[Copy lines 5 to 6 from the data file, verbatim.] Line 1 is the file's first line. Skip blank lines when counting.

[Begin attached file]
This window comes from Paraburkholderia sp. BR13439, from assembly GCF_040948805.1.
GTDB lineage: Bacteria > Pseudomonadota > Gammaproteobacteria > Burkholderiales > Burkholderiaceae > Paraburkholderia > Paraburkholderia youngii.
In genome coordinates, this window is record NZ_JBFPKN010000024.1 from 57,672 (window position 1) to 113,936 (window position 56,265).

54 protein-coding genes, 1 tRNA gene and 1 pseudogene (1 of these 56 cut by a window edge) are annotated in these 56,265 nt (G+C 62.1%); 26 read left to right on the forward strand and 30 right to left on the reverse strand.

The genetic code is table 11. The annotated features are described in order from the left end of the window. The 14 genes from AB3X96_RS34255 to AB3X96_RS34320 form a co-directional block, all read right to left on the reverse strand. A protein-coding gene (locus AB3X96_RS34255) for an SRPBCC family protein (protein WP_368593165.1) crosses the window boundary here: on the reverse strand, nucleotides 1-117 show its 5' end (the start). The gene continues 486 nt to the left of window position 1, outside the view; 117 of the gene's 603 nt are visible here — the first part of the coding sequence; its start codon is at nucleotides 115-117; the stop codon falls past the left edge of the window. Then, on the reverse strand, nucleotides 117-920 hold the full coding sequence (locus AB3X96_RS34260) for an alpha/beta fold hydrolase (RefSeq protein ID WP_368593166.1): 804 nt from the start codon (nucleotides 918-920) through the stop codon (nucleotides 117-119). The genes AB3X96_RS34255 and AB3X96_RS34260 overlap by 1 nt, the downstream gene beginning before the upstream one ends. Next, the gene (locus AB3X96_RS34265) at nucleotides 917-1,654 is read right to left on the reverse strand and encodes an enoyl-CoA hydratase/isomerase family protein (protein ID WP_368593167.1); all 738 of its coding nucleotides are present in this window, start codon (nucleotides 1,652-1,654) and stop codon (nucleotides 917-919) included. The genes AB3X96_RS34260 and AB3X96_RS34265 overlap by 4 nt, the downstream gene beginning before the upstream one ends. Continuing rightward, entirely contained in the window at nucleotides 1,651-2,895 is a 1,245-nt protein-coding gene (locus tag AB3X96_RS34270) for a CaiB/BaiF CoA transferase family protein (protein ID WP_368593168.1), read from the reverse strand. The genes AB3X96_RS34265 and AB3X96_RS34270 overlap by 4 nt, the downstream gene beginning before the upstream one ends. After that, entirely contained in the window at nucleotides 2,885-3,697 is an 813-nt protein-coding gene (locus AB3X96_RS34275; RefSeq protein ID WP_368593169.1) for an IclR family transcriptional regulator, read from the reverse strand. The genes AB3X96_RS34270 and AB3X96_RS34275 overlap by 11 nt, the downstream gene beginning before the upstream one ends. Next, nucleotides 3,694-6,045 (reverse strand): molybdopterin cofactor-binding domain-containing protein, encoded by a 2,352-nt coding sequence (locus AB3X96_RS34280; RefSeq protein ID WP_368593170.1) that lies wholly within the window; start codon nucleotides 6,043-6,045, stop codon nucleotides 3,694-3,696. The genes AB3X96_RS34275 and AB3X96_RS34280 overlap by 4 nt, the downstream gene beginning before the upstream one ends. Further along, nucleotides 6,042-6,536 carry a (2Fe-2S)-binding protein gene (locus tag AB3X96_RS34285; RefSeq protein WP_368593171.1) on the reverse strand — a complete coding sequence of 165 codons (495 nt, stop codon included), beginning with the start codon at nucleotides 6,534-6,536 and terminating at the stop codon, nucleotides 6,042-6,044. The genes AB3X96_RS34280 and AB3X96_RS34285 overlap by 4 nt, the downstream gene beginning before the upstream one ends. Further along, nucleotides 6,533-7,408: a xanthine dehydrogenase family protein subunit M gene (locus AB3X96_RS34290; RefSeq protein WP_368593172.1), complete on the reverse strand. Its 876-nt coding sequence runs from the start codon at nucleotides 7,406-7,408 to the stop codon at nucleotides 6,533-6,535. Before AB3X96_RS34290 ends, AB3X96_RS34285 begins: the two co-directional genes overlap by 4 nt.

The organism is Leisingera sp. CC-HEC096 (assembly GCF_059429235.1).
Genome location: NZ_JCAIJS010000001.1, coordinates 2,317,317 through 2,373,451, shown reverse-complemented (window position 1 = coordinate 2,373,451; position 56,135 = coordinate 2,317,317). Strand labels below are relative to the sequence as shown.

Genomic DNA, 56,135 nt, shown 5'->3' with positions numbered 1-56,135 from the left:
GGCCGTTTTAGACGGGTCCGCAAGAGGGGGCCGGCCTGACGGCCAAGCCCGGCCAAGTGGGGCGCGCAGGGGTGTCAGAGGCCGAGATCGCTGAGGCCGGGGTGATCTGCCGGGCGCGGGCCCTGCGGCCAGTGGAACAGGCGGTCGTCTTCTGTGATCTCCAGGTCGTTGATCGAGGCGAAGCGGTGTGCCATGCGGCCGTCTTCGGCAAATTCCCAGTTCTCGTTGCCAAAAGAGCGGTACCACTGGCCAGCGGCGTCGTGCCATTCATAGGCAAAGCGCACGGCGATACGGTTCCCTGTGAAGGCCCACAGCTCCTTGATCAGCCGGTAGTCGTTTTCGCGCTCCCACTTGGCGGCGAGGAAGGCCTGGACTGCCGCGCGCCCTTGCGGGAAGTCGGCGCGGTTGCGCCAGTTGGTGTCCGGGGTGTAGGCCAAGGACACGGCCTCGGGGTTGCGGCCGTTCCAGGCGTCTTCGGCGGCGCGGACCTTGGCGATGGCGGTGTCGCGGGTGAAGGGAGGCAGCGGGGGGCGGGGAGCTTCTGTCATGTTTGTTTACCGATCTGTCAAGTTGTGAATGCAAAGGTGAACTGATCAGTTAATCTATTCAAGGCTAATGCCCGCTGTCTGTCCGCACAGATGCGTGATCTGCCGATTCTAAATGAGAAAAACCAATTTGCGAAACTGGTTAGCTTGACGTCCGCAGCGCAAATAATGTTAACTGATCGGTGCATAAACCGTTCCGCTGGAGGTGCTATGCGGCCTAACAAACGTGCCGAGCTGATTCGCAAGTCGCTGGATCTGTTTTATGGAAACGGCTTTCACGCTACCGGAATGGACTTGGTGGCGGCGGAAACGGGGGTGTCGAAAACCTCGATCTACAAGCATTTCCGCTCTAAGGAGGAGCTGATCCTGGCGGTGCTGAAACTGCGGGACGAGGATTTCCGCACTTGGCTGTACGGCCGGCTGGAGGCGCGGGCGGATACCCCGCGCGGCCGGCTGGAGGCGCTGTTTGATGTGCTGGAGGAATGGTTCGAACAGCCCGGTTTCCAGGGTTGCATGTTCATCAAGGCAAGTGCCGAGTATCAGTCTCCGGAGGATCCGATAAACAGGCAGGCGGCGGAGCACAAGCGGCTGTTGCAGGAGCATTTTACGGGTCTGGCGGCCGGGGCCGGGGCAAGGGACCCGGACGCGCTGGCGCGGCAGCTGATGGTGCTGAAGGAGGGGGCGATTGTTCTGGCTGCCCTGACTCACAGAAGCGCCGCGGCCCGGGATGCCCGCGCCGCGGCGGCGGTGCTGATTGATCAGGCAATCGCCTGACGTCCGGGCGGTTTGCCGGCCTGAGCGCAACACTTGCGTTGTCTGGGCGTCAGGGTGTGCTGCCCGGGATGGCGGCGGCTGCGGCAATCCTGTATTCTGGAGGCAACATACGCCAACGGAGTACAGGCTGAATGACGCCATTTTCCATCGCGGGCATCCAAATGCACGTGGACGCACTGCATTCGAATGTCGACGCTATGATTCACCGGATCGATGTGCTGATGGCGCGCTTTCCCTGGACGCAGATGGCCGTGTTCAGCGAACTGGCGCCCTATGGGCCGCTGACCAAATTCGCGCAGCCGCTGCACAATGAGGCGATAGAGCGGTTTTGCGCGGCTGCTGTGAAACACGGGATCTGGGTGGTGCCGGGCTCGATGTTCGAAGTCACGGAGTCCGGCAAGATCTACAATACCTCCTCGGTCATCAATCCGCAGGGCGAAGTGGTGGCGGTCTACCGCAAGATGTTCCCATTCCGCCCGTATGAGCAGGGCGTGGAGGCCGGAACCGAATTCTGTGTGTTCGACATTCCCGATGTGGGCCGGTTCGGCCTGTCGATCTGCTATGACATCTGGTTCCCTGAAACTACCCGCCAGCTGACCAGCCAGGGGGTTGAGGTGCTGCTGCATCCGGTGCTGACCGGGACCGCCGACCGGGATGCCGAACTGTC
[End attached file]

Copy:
The genetic code is table 11. The annotated features are described in order from the left end of the window. The 14 genes from AB3X96_RS34255 to AB3X96_RS34320 form a co-directional block, all read right to left on the reverse strand. A protein-coding gene (locus AB3X96_RS34255) for an SRPBCC family protein (protein WP_368593165.1) crosses the window boundary here: on the reverse strand, nucleotides 1-117 show its 5' end (the start). The gene continues 486 nt to the left of window position 1, outside the view; 117 of the gene's 603 nt are visible here — the first part of the coding sequence; its start codon is at nucleotides 115-117; the stop codon falls past the left edge of the window. Then, on the reverse strand, nucleotides 117-920 hold the full coding sequence (locus AB3X96_RS34260) for an alpha/beta fold hydrolase (RefSeq protein ID WP_368593166.1): 804 nt from the start codon (nucleotides 918-920) through the stop codon (nucleotides 117-119). The genes AB3X96_RS34255 and AB3X96_RS34260 overlap by 1 nt, the downstream gene beginning before the upstream one ends. Next, the gene (locus AB3X96_RS34265) at nucleotides 917-1,654 is read right to left on the reverse strand and encodes an enoyl-CoA hydratase/isomerase family protein (protein ID WP_368593167.1); all 738 of its coding nucleotides are present in this window, start codon (nucleotides 1,652-1,654) and stop codon (nucleotides 917-919) included. The genes AB3X96_RS34260 and AB3X96_RS34265 overlap by 4 nt, the downstream gene beginning before the upstream one ends. Continuing rightward, entirely contained in the window at nucleotides 1,651-2,895 is a 1,245-nt protein-coding gene (locus tag AB3X96_RS34270) for a CaiB/BaiF CoA transferase family protein (protein ID WP_368593168.1), read from the reverse strand. The genes AB3X96_RS34265 and AB3X96_RS34270 overlap by 4 nt, the downstream gene beginning before the upstream one ends. After that, entirely contained in the window at nucleotides 2,885-3,697 is an 813-nt protein-coding gene (locus AB3X96_RS34275; RefSeq protein ID WP_368593169.1) for an IclR family transcriptional regulator, read from the reverse strand. The genes AB3X96_RS34270 and AB3X96_RS34275 overlap by 11 nt, the downstream gene beginning before the upstream one ends. Next, nucleotides 3,694-6,045 (reverse strand): molybdopterin cofactor-binding domain-containing protein, encoded by a 2,352-nt coding sequence (locus AB3X96_RS34280; RefSeq protein ID WP_368593170.1) that lies wholly within the window; start codon nucleotides 6,043-6,045, stop codon nucleotides 3,694-3,696. The genes AB3X96_RS34275 and AB3X96_RS34280 overlap by 4 nt, the downstream gene beginning before the upstream one ends. Further along, nucleotides 6,042-6,536 carry a (2Fe-2S)-binding protein gene (locus tag AB3X96_RS34285; RefSeq protein WP_368593171.1) on the reverse strand — a complete coding sequence of 165 codons (495 nt, stop codon included), beginning with the start codon at nucleotides 6,534-6,536 and terminating at the stop codon, nucleotides 6,042-6,044. The genes AB3X96_RS34280 and AB3X96_RS34285 overlap by 4 nt, the downstream gene beginning before the upstream one ends. Further along, nucleotides 6,533-7,408: a xanthine dehydrogenase family protein subunit M gene (locus AB3X96_RS34290; RefSeq protein WP_368593172.1), complete on the reverse strand. Its 876-nt coding sequence runs from the start codon at nucleotides 7,406-7,408 to the stop codon at nucleotides 6,533-6,535. Before AB3X96_RS34290 ends, AB3X96_RS34285 begins: the two co-directional genes overlap by 4 nt.

The organism is Leisingera sp. CC-HEC096 (assembly GCF_059429235.1).